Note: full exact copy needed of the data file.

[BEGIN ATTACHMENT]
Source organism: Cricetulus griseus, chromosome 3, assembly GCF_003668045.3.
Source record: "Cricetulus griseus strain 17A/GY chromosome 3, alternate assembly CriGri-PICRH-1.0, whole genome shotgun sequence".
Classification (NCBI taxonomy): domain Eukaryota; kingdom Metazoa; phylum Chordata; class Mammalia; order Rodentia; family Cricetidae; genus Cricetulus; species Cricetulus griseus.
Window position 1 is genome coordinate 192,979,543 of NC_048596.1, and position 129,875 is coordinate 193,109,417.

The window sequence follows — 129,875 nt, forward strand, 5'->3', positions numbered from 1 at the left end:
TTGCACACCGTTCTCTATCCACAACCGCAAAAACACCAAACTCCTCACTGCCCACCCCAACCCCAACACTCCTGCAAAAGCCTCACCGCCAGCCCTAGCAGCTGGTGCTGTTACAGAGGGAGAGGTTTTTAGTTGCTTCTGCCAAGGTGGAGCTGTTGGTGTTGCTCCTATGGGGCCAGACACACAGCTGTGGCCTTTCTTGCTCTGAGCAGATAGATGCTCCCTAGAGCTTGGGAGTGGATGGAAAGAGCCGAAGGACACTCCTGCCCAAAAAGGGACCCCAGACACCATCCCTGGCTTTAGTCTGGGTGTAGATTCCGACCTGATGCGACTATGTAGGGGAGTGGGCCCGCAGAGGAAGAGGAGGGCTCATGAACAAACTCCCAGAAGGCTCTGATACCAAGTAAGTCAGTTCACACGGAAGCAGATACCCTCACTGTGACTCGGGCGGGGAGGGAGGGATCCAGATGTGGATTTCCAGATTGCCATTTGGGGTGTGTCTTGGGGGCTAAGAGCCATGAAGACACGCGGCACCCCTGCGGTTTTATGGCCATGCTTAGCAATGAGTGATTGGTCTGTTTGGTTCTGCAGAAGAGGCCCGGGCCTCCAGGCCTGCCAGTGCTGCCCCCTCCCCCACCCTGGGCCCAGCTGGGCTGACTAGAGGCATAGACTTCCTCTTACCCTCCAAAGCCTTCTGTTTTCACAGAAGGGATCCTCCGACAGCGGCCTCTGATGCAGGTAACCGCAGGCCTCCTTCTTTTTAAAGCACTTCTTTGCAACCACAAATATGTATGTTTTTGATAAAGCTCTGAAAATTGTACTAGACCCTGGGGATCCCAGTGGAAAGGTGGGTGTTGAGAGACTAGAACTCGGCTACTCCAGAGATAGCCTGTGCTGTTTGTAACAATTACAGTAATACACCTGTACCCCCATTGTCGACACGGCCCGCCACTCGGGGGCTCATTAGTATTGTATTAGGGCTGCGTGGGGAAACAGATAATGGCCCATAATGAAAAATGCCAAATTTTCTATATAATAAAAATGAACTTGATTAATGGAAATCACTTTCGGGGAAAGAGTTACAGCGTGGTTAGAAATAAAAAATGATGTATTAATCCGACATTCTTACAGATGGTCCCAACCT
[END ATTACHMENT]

Source organism: Cricetulus griseus, chromosome 3, assembly GCF_003668045.3.
Source record: "Cricetulus griseus strain 17A/GY chromosome 3, alternate assembly CriGri-PICRH-1.0, whole genome shotgun sequence".
Classification (NCBI taxonomy): domain Eukaryota; kingdom Metazoa; phylum Chordata; class Mammalia; order Rodentia; family Cricetidae; genus Cricetulus; species Cricetulus griseus.
Window position 1 is genome coordinate 192,979,543 of NC_048596.1, and position 129,875 is coordinate 193,109,417.

The window sequence follows — 129,875 nt, forward strand, 5'->3', positions numbered from 1 at the left end:
TTGCACACCGTTCTCTATCCACAACCGCAAAAACACCAAACTCCTCACTGCCCACCCCAACCCCAACACTCCTGCAAAAGCCTCACCGCCAGCCCTAGCAGCTGGTGCTGTTACAGAGGGAGAGGTTTTTAGTTGCTTCTGCCAAGGTGGAGCTGTTGGTGTTGCTCCTATGGGGCCAGACACACAGCTGTGGCCTTTCTTGCTCTGAGCAGATAGATGCTCCCTAGAGCTTGGGAGTGGATGGAAAGAGCCGAAGGACACTCCTGCCCAAAAAGGGACCCCAGACACCATCCCTGGCTTTAGTCTGGGTGTAGATTCCGACCTGATGCGACTATGTAGGGGAGTGGGCCCGCAGAGGAAGAGGAGGGCTCATGAACAAACTCCCAGAAGGCTCTGATACCAAGTAAGTCAGTTCACACGGAAGCAGATACCCTCACTGTGACTCGGGCGGGGAGGGAGGGATCCAGATGTGGATTTCCAGATTGCCATTTGGGGTGTGTCTTGGGGGCTAAGAGCCATGAAGACACGCGGCACCCCTGCGGTTTTATGGCCATGCTTAGCAATGAGTGATTGGTCTGTTTGGTTCTGCAGAAGAGGCCCGGGCCTCCAGGCCTGCCAGTGCTGCCCCCTCCCCCACCCTGGGCCCAGCTGGGCTGACTAGAGGCATAGACTTCCTCTTACCCTCCAAAGCCTTCTGTTTTCACAGAAGGGATCCTCCGACAGCGGCCTCTGATGCAGGTAACCGCAGGCCTCCTTCTTTTTAAAGCACTTCTTTGCAACCACAAATATGTATGTTTTTGATAAAGCTCTGAAAATTGTACTAGACCCTGGGGATCCCAGTGGAAAGGTGGGTGTTGAGAGACTAGAACTCGGCTACTCCAGAGATAGCCTGTGCTGTTTGTAACAATTACAGTAATACACCTGTACCCCCATTGTCGACACGGCCCGCCACTCGGGGGCTCATTAGTATTGTATTAGGGCTGCGTGGGGAAACAGATAATGGCCCATAATGAAAAATGCCAAATTTTCTATATAATAAAAATGAACTTGATTAATGGAAATCACTTTCGGGGAAAGAGTTACAGCGTGGTTAGAAATAAAAAATGATGTATTAATCCGACATTCTTACAGATGGTCCCAACCT